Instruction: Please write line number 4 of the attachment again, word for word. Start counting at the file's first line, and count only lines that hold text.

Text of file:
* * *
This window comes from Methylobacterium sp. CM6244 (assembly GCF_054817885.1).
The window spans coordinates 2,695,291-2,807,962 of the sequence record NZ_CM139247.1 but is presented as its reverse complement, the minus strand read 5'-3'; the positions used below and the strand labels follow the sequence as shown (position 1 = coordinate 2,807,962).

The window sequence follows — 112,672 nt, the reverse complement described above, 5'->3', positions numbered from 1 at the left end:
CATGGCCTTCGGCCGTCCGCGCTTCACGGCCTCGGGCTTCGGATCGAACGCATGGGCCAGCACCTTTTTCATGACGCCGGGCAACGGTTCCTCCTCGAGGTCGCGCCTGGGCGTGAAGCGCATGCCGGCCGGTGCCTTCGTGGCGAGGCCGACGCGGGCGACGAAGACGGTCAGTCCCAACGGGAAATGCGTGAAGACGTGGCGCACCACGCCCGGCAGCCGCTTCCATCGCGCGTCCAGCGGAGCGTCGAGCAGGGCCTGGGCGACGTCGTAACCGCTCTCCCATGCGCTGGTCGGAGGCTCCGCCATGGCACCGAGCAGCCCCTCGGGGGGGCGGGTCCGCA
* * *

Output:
CATGGCCTTCGGCCGTCCGCGCTTCACGGCCTCGGGCTTCGGATCGAACGCATGGGCCAGCACCTTTTTCATGACGCCGGGCAACGGTTCCTCCTCGAGGTCGCGCCTGGGCGTGAAGCGCATGCCGGCCGGTGCCTTCGTGGCGAGGCCGACGCGGGCGACGAAGACGGTCAGTCCCAACGGGAAATGCGTGAAGACGTGGCGCACCACGCCCGGCAGCCGCTTCCATCGCGCGTCCAGCGGAGCGTCGAGCAGGGCCTGGGCGACGTCGTAACCGCTCTCCCATGCGCTGGTCGGAGGCTCCGCCATGGCACCGAGCAGCCCCTCGGGGGGGCGGGTCCGCA